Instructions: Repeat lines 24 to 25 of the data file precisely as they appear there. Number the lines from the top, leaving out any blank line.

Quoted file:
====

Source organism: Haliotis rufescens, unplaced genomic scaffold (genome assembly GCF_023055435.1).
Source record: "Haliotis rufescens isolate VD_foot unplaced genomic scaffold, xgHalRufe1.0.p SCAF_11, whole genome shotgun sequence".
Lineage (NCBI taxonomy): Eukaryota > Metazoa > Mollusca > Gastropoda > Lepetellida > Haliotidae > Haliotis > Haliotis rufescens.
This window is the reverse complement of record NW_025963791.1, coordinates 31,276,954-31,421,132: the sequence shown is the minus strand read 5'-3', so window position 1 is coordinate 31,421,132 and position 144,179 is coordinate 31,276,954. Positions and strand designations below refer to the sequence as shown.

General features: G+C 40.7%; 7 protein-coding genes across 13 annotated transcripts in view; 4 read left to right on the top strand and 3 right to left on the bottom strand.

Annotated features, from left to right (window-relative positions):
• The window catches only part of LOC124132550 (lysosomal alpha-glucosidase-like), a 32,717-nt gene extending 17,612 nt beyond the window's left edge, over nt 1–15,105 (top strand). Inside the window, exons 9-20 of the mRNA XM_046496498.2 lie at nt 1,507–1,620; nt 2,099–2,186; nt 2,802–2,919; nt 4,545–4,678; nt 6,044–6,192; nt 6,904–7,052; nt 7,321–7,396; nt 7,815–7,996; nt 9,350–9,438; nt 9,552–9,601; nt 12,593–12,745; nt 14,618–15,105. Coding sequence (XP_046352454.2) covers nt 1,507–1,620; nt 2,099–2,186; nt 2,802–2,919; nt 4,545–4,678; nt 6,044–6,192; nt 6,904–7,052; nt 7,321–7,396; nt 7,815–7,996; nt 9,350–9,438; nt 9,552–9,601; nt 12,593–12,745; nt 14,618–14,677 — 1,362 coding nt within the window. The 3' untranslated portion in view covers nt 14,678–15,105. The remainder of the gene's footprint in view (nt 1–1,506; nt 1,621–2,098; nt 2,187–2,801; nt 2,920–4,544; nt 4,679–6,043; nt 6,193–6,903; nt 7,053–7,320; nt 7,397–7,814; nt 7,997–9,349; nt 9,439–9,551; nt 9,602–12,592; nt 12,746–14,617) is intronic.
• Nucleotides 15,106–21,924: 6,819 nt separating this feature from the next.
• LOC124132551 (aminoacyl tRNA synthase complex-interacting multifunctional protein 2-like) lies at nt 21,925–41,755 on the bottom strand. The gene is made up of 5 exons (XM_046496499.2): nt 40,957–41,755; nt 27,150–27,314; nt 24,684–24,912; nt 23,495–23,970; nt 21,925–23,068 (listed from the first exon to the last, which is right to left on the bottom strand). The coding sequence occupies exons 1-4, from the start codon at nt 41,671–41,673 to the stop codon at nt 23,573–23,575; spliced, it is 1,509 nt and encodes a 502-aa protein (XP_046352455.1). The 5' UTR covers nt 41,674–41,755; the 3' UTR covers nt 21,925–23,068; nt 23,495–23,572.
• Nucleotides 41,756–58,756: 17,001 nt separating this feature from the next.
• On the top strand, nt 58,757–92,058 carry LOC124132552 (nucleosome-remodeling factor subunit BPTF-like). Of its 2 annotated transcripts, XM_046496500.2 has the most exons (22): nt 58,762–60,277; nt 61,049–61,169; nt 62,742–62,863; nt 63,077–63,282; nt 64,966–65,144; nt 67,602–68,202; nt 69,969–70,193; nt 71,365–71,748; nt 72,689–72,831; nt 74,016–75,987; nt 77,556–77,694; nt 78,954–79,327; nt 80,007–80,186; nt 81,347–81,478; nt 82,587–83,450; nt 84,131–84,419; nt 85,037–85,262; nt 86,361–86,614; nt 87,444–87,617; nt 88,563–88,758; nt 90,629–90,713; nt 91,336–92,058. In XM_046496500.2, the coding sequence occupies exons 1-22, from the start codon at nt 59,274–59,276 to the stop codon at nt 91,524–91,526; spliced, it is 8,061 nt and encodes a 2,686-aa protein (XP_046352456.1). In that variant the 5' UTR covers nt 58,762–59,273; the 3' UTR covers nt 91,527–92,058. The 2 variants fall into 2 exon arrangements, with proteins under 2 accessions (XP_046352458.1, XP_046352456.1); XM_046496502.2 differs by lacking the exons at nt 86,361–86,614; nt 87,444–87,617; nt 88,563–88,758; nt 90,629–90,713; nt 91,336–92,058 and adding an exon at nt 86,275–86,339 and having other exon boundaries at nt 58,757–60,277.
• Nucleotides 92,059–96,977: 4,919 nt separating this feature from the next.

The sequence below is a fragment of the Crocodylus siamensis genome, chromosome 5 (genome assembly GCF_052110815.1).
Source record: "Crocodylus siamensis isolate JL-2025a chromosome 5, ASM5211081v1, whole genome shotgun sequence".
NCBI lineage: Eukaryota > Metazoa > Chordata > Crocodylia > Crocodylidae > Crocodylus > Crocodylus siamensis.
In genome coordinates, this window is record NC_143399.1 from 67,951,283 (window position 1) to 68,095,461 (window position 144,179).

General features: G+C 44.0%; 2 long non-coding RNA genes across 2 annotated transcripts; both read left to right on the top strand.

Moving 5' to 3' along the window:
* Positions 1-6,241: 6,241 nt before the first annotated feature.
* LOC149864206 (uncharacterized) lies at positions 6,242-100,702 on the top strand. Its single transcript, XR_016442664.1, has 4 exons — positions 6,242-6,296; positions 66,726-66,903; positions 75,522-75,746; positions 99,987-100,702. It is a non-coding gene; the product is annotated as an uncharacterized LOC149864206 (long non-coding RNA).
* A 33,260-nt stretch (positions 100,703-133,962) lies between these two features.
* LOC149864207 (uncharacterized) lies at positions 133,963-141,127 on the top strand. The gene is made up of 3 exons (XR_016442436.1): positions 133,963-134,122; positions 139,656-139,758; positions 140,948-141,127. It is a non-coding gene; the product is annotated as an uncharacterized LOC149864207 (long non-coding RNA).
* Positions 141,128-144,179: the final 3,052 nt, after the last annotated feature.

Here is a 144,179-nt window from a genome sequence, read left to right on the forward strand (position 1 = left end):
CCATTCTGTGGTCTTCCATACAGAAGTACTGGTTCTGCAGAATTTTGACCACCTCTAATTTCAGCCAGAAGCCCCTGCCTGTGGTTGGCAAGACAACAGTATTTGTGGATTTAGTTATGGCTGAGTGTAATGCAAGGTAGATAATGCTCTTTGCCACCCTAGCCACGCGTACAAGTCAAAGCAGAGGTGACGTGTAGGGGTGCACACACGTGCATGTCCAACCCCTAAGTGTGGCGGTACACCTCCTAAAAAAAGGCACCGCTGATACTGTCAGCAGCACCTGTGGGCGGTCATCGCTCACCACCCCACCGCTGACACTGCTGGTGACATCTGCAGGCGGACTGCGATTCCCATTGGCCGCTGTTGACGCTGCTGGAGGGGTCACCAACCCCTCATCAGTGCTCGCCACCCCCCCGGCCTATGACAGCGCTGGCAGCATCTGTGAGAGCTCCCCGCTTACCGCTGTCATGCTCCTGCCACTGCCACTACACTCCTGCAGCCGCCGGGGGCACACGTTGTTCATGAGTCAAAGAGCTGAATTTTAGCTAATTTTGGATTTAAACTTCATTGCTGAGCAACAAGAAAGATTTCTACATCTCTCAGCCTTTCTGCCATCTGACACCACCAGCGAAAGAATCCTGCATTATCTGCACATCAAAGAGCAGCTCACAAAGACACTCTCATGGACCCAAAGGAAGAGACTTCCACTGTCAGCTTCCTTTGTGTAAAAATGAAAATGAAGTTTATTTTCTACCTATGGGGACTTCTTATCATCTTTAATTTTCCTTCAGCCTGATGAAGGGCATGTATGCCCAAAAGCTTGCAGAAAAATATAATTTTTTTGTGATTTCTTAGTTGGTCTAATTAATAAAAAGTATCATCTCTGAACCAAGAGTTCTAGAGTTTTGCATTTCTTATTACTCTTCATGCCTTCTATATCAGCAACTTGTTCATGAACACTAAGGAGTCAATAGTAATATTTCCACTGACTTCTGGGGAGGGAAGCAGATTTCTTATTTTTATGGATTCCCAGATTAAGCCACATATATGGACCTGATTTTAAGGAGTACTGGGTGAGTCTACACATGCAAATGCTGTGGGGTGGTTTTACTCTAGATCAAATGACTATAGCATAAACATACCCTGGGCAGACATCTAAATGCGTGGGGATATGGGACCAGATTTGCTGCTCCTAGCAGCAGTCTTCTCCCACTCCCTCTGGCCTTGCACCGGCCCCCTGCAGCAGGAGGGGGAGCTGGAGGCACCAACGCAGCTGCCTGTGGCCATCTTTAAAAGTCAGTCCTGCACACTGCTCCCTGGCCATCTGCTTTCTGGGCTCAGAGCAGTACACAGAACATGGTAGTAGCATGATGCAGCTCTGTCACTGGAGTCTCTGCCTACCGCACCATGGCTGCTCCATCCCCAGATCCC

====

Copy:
Here is a 144,179-nt window from a genome sequence, read left to right on the forward strand (position 1 = left end):
CCATTCTGTGGTCTTCCATACAGAAGTACTGGTTCTGCAGAATTTTGACCACCTCTAATTTCAGCCAGAAGCCCCTGCCTGTGGTTGGCAAGACAACAGTATTTGTGGATTTAGTTATGGCTGAGTGTAATGCAAGGTAGATAATGCTCTTTGCCACCCTAGCCACGCGTACAAGTCAAAGCAGAGGTGACGTGTAGGGGTGCACACACGTGCATGTCCAACCCCTAAGTGTGGCGGTACACCTCCTAAAAAAAGGCACCGCTGATACTGTCAGCAGCACCTGTGGGCGGTCATCGCTCACCACCCCACCGCTGACACTGCTGGTGACATCTGCAGGCGGACTGCGATTCCCATTGGCCGCTGTTGACGCTGCTGGAGGGGTCACCAACCCCTCATCAGTGCTCGCCACCCCCCCGGCCTATGACAGCGCTGGCAGCATCTGTGAGAGCTCCCCGCTTACCGCTGTCATGCTCCTGCCACTGCCACTACACTCCTGCAGCCGCCGGGGGCACACGTTGTTCATGAGTCAAAGAGCTGAATTTTAGCTAATTTTGGATTTAAACTTCATTGCTGAGCAACAAGAAAGATTTCTACATCTCTCAGCCTTTCTGCCATCTGACACCACCAGCGAAAGAATCCTGCATTATCTGCACATCAAAGAGCAGCTCACAAAGACACTCTCATGGACCCAAAGGAAGAGACTTCCACTGTCAGCTTCCTTTGTGTAAAAATGAAAATGAAGTTTATTTTCTACCTATGGGGACTTCTTATCATCTTTAATTTTCCTTCAGCCTGATGAAGGGCATGTATGCCCAAAAGCTTGCAGAAAAATATAATTTTTTTGTGATTTCTTAGTTGGTCTAATTAATAAAAAGTATCATCTCTGAACCAAGAGTTCTAGAGTTTTGCATTTCTTATTACTCTTCATGCCTTCTATATCAGCAACTTGTTCATGAACACTAAGGAGTCAATAGTAATATTTCCACTGACTTCTGGGGAGGGAAGCAGATTTCTTATTTTTATGGATTCCCAGATTAAGCCACATATATGGACCTGATTTTAAGGAGTACTGGGTGAGTCTACACATGCAAATGCTGTGGGGTGGTTTTACTCTAGATCAAATGACTATAGCATAAACATACCCTGGGCAGACATCTAAATGCGTGGGGATATGGGACCAGATTTGCTGCTCCTAGCAGCAGTCTTCTCCCACTCCCTCTGGCCTTGCACCGGCCCCCTGCAGCAGGAGGGGGAGCTGGAGGCACCAACGCAGCTGCCTGTGGCCATCTTTAAAAGTCAGTCCTGCACACTGCTCCCTGGCCATCTGCTTTCTGGGCTCAGAGCAGTACACAGAACATGGTAGTAGCATGATGCAGCTCTGTCACTGGAGTCTCTGCCTACCGCACCATGGCTGCTCCATCCCCAGATCCC